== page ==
Monday, February 14, 2011

Roasted Potatoes.....perfect everytime...

"Any recipe for roasted potatoes?"
Kelly - Essington

Here is a recipe that I use constantly. It's actually the way the English make their roasted potatoes, give or take. The English are famous for their roasts and potatoes. It's the best way to add flavor and get that crispy texture everyone always looks for.

5-7 Eastern or All Purpose Potatoes
1/2 to 1 stick of butter
2 Tbsp of Good Extra Virgin Olive Oil
Salt and Pepper to taste
Tsp of Basil
Tsp of Rosemary
Tsp Marjoram
Tsp of Cumin
1/2 Tsp of Paprika
1 onion diced finely
3 cloves of garlic minced finely

Cube your potatoes into bite sized pieces. Place in boiling, salted water until soft but not tender. (Take one out and test it. It should be soft, but not all the way cooked)

Drain hot potatoes and place in a large bowl. Add oil, butter, basil, rosemary, marjoram, cumin, paprika, onion and garlic. Toss gently until butter is melted and absorbed into the potatoes. Add salt and pepper to taste.

Preheat oven to 475. Place potatoes on a buttered cookie sheet spread out evenly. If you'd like to sprinkle on some more seasonings, feel free at this point.

Place uncovered on the rack closes to the heat source for about 10 minutes. Flip/toss potatoes.

Continue baking until potatoes are fully cooked and the desired crispy texture is reached.

*Side Note: Potatoes are natural absorbers. They are one of the few vegetables that pick up flavors extraordinarily. Boiling the potatoes first allows the potatoes to maintain moisture, as a baked potato can sometimes be really dry. Dressing the potatoes while they are still hot, allows for maximum absorption. (Ever get a baked potato and notice how the butter goes into the potato? Same concept).

Don't be afraid to play around with your seasonings. Try different things. Rosemary and garlic go well with potatoes. As do other seasonings. The recipe above is a standard mix that will allow you to taste the potato and the way the flavors absorb.

Good luck!

Deliciously yours,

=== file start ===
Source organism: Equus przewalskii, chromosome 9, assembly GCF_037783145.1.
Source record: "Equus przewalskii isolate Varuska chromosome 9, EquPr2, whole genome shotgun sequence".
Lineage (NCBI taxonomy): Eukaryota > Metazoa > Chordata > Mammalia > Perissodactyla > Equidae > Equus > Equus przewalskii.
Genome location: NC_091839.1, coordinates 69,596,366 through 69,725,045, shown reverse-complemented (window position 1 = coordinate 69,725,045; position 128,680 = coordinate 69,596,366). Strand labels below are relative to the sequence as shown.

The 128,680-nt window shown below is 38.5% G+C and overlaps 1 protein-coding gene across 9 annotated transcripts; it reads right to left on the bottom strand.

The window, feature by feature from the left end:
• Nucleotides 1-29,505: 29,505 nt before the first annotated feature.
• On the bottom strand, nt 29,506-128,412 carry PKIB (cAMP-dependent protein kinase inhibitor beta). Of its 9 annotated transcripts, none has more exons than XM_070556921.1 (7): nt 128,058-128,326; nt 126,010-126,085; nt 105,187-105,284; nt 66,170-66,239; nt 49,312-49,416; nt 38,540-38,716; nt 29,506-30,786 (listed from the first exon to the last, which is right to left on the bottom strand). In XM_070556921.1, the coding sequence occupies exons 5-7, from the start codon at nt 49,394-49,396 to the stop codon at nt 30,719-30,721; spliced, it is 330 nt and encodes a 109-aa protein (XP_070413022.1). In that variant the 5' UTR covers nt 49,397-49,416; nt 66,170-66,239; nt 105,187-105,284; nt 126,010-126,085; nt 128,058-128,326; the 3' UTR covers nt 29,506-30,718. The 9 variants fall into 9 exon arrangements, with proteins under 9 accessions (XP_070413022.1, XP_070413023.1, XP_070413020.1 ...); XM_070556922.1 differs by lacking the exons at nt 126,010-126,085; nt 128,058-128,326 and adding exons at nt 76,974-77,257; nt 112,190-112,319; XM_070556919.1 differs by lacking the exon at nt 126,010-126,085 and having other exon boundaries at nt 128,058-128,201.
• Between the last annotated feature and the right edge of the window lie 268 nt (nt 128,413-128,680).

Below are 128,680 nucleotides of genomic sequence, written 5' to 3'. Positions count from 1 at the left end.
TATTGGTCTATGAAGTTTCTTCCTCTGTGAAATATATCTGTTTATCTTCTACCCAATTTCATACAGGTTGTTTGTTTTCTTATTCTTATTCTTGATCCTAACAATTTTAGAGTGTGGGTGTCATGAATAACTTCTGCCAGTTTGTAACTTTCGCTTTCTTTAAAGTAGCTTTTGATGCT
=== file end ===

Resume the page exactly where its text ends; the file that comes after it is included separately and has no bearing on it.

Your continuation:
The Rotund Chef

Submit your foodie questions....and get answers!

Hey all. Not that I don't love texts and emails from my friends, but I get so many questions for recipes, ideas and techniques that I decided to make an email for you to submit all your questions to.

Please email me at

Then look out for a blog dedicated to your question.

Send away!

Deliciously yours,
The Rotund Chef

Wednesday, February 9, 2011

Stuffed Pork Roast

So a few Sundays ago, I had my baby brother over for dinner and I made a stuffed pork tenderloin. Within minutes of posting the pictures, I had all kinds of comments and messages on Facebook on "how the hell do you stuff a pork roast?" Well, here is my recipe.


3-4 pound pork roast
1 small onion minced
3 cloves of garlic minced
1/2 tsp Italian seasoning
1 tsp parsley
1 tsp basil
dash salt
dash of pepperoncini (red pepper flakes)
3/4ish stick of butter


First thing you want to do is butterfly the roast. To butterfly, place roast fat side up on a cutting board. Half the roast, but not all the way through, so that it opens like a book and lays flat. After you open up the roast, place wax paper on top of the roast and pound it to 1/2 inch thickness. This will take some time and you need to practice your technique so that you don't pulverize and mash the roast to pieces.

Once you have flattened the roast, you need to make a butter paste. Take about 1/2 stick of butter and your seasonings, garlic and onion and combine with a fork or a mortar and pestle. You basically want an herbed butter.

Rub this mixture liberally all over the interior of the butterfly. Make sure it is evenly spread.

After you have done this, you need to take the end that does not have the fat attached to it and begin to roll it up, as you would a jelly roll. Secure the roast closed with either toothpicks or cooking string.

Take the remaining un-herbed butter and rub the entire roast liberally. Place FAT SIDE UP in a buttered baking dish and season with a little salt, a liberal amount of black pepper and some basil.

Place roast uncovered in a 475 degree oven for 15 minutes. Reduce the temperature to 375 and bake for about 30 minutes. For the remaining time, cover with tin foil tightly.

*IMPORTANT* Ovens vary. In order to cook a perfect pork roast that is not dried out, you always want to check the temperature. Once the interior of the thickest portion of your roast reaches 150 degrees, you want to remove it. ALWAYS LET YOUR ROAST REST!!! When you take the roast out of the oven, keep it covered with foil for at least 10 minutes before you slice it. This allows the juices to redistribute and keep your roast juicy.

If you have been successful, your roast should resemble these pictures:

If you are a gravy person, here is a delicious gravy to go with your roast.

Pork Gravy


2 cups of chicken stock
2 TBL of butter
Salt to taste
Black pepper to taste
Tsp dried basil
Drippings from roast pan
Wondra Gold Medal flour

Heat chicken stock, drippings, butter and basil til bubbly. Whisk in Wondra flour until it is a consistency you like. Remove from heat and salt to taste. Place through a strainer to remove lumps, and you have the perfect pork gravy to go with your stuffed pork roast.

As always, check out my catering website:

Deliciously yours,
The Rotund Chef